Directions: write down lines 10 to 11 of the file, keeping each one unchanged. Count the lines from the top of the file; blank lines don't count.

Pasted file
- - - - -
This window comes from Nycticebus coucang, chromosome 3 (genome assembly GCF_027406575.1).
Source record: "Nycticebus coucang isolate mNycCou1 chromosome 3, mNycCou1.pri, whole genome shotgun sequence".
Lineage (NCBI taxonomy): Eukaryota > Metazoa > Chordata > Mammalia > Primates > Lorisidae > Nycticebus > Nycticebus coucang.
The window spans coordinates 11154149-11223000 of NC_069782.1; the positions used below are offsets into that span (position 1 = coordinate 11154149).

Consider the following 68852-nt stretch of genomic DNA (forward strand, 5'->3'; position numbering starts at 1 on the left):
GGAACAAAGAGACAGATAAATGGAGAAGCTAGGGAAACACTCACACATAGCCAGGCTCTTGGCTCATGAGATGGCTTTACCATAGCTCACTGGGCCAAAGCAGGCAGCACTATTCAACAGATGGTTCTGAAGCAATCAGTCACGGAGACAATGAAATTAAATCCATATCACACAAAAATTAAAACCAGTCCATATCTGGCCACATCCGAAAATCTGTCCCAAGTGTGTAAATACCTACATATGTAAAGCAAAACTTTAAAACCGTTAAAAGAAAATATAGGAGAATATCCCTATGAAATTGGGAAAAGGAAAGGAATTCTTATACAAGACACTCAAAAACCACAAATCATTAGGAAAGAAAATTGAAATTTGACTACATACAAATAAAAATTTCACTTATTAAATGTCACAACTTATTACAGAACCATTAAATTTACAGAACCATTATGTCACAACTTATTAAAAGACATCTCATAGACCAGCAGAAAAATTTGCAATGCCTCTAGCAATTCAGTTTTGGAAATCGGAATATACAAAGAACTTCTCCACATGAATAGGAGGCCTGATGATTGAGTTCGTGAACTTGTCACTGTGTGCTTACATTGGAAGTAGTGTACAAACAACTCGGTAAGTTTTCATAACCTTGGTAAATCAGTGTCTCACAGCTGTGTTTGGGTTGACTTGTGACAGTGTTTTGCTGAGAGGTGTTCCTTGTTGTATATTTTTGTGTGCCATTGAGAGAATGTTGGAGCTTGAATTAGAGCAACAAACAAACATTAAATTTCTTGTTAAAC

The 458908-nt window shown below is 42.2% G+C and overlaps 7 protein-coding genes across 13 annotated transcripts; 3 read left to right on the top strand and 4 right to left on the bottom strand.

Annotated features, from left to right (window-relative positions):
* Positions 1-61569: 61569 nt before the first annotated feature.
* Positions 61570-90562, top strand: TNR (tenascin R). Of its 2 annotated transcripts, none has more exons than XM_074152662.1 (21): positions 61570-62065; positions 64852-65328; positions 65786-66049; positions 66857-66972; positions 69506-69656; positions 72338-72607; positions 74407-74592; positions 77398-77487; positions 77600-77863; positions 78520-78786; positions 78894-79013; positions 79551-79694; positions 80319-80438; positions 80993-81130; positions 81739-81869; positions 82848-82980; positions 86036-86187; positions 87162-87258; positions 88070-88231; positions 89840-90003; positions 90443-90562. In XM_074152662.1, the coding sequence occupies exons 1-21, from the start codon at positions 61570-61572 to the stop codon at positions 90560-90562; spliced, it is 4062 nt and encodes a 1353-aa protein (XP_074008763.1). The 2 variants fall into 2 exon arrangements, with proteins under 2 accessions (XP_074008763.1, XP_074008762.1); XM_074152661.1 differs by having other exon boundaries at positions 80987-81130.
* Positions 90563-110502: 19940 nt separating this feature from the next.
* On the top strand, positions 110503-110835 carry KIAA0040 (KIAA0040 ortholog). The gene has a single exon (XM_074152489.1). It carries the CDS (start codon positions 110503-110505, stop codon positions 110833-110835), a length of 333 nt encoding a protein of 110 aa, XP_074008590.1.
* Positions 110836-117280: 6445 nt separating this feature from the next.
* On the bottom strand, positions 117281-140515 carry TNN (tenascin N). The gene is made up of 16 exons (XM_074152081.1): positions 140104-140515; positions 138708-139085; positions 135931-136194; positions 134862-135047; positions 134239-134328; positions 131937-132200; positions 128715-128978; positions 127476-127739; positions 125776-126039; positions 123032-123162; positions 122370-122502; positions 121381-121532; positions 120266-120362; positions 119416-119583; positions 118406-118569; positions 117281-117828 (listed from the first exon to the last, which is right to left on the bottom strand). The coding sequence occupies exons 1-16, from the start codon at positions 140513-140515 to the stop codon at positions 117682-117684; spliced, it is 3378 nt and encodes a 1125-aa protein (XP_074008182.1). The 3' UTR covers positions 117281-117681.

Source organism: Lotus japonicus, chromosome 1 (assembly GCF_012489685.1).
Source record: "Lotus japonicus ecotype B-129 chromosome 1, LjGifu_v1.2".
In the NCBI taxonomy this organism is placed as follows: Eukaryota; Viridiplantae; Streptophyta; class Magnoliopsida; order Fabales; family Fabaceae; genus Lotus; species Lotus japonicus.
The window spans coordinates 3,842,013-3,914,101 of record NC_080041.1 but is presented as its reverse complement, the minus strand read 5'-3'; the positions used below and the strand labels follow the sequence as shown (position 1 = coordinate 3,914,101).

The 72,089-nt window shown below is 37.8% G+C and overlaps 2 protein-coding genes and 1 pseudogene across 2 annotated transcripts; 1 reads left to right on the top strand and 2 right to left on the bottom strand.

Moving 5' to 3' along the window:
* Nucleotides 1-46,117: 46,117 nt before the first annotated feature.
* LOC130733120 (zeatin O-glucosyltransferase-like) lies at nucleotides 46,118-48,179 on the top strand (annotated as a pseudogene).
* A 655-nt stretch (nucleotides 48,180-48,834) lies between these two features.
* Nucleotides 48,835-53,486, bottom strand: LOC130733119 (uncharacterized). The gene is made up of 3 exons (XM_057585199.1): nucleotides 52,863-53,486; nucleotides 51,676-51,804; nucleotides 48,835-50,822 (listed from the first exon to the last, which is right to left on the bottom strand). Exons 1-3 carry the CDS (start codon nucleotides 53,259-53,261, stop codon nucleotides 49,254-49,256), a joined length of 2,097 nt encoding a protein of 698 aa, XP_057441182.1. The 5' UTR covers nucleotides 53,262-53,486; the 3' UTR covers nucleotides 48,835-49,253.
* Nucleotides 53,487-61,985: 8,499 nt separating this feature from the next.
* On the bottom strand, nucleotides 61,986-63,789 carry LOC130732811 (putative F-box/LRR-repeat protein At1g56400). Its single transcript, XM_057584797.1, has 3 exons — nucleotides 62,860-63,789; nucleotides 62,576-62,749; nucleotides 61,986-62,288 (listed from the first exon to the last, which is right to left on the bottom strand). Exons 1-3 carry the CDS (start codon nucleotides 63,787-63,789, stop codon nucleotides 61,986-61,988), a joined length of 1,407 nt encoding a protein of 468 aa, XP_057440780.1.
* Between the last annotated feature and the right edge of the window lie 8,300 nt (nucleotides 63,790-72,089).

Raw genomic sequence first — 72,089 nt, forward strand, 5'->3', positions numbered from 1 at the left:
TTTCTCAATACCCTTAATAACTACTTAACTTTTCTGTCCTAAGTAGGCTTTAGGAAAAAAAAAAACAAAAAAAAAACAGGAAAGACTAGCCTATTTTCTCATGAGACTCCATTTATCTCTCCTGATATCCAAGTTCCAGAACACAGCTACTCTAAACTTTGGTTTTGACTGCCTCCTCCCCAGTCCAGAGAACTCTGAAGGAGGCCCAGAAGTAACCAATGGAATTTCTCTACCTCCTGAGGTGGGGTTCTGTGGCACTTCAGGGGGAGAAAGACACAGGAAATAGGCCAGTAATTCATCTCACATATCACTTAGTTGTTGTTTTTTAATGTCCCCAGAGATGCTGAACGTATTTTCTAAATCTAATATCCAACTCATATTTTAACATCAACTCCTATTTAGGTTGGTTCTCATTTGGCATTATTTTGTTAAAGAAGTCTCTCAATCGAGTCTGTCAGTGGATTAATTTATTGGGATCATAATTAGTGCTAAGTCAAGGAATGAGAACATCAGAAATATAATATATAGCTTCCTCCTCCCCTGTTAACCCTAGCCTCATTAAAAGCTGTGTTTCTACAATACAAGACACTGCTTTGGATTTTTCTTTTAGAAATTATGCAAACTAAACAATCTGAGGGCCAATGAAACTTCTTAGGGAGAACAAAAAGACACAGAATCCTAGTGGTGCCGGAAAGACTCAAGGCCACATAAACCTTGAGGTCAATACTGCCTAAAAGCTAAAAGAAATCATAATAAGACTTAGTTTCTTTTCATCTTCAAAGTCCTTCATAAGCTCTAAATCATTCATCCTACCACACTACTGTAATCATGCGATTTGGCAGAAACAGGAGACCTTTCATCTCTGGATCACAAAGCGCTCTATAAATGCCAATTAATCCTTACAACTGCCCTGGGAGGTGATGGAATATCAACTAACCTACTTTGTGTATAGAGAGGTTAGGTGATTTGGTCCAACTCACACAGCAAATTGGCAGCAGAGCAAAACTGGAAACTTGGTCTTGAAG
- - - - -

* Positions 61570-90562, top strand: TNR (tenascin R). Of its 2 annotated transcripts, none has more exons than XM_074152662.1 (21): positions 61570-62065; positions 64852-65328; positions 65786-66049; positions 66857-66972; positions 69506-69656; positions 72338-72607; positions 74407-74592; positions 77398-77487; positions 77600-77863; positions 78520-78786; positions 78894-79013; positions 79551-79694; positions 80319-80438; positions 80993-81130; positions 81739-81869; positions 82848-82980; positions 86036-86187; positions 87162-87258; positions 88070-88231; positions 89840-90003; positions 90443-90562. In XM_074152662.1, the coding sequence occupies exons 1-21, from the start codon at positions 61570-61572 to the stop codon at positions 90560-90562; spliced, it is 4062 nt and encodes a 1353-aa protein (XP_074008763.1). The 2 variants fall into 2 exon arrangements, with proteins under 2 accessions (XP_074008763.1, XP_074008762.1); XM_074152661.1 differs by having other exon boundaries at positions 80987-81130.
* Positions 90563-110502: 19940 nt separating this feature from the next.